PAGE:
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In the code sample for accessing via "C", the env pointer is used like:

const char *str = (*env)->GetStringUTFChars(env, s, 0);

While for C++, the sample makes the same call:

const char *str = env->GetStringUTFChars(s, 0); 

The document goes on to say:

With C++, the extra level of indirection and the interface pointer argument disappear from the source code. However, the underlying mechanism is exactly the same as with C. In C++, JNI functions are defined as inline member functions that expand to their C counterparts.

Does that statement mean that the C++ version would eventually expand to the C version and have the same level of indirection?

I haven't looked at the header files, but I'm puzzled. Can someone explain this difference?

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@KerrekSB: Relax, buddy. It's hyperlinked. –  user195488 Jan 17 '13 at 22:53
    
3  
@KerrekSB And a standard part of JNI... –  Alex DiCarlo Jan 17 '13 at 22:53
    
I agree with @KerrekSB. You pasted the above code, couldn't you just paste a few more lines so that we get the full picture without having to Ctrl-F anything, or search google for typedefs or API documentation? –  netcoder Jan 17 '13 at 22:55
2  
I find the question intriguing, though @KerrekSB (direct as always) brings a pretty good point. The time it took to write the question could have been spent rectifying the "I haven't looked at the header files" making the question moot to begin with. Still, good answers, so thats a plus. –  WhozCraig Jan 17 '13 at 23:01

3 Answers 3

The explanation quoted in the question explains it. C++ supports such things as inline member functions, but C does not. The C++ definition of JNIEnv includes function definitions that the C definition doesn't. The C++ definition would look like this:

char const* JNIEnv::GetStringUTFChars(jstring s, jint i)
{
  return (*this)->GetStringUTFChars(this, s, i);
}

The function called in the C version is really a function pointer. Essentially, a JNIEnv* is a vptr, pointing to a struct with a bunch of JNI-supplied function pointers. C++ provides additional definitions directly in JNIEnv as a convenience, to avoid having to repeat the this parameter of the function call.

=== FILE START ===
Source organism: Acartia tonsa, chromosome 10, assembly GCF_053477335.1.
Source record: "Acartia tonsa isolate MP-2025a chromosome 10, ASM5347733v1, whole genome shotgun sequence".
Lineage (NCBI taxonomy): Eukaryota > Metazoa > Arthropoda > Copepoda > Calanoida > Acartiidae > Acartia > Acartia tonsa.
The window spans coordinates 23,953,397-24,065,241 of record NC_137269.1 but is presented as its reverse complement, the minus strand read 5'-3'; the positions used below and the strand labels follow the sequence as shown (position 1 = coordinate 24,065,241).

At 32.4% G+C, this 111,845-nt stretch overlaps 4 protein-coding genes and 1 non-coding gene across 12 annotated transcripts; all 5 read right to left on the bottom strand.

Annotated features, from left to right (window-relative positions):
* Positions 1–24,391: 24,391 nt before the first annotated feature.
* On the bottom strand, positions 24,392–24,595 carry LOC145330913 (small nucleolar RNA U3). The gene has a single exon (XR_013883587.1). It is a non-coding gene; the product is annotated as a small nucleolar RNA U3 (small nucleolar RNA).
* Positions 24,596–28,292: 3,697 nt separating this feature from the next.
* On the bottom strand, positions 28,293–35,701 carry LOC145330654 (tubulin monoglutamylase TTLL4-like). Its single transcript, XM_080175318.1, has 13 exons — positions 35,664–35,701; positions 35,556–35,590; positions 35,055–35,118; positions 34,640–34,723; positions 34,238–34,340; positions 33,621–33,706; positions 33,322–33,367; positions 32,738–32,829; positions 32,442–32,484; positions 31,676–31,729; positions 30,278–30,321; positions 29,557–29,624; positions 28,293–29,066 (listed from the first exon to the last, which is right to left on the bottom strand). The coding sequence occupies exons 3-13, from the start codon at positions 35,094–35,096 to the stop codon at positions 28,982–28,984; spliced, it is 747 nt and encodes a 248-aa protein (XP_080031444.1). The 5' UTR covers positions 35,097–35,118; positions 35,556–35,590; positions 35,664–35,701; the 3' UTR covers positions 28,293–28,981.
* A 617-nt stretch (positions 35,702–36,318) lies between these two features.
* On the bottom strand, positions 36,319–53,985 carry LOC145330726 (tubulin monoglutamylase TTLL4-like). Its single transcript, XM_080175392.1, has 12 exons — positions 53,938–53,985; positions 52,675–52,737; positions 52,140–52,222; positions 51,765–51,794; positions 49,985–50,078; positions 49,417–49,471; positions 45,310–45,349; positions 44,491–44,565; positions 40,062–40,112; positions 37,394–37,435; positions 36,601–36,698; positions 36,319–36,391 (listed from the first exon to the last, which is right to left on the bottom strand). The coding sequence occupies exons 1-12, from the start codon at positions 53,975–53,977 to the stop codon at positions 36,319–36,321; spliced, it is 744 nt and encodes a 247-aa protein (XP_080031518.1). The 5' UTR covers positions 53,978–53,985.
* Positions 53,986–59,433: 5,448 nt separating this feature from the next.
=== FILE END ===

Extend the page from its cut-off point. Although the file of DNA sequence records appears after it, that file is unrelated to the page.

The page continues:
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+1 This is fundamentally identical to the mechanics for executing a COM method from C++ vs. C, for anyone that has not had the privilege (read curse) of dealing with C-based COM code. In C, you're handed a "vtbl" pointer that you must dereference to get to the actual function pointer to call; in C++, you get a this pointer, which nicely does half that work for you. –  WhozCraig Jan 18 '13 at 0:14

I haven't checked exactly how they've implemented it but I am pretty confident it is like this:

  • In C++ the JNIEnv* will be "this" for the method which makes it possible for the methods to use the env pointer as well
  • In C, the only way for the function (which the function pointer in the struct is pointing to) can use it, is if someone passes it as an argument.
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So, looking at the OpenJDK source, the jni.h has this in the header:

770 /*
771  * We use inlined functions for C++ so that programmers can write:
772  *
773  *    env->FindClass("java/lang/String")
774  *
775  * in C++ rather than:
776  *
777  *    (*env)->FindClass(env, "java/lang/String")
778  *
779  * in C.
780  */
781 
782 struct JNIEnv_ {
783     const struct JNINativeInterface_ *functions;
784 #ifdef __cplusplus
785 
786     jint GetVersion() {
787         return functions->GetVersion(this);
788     }

Thanks everyone for clarifying this.

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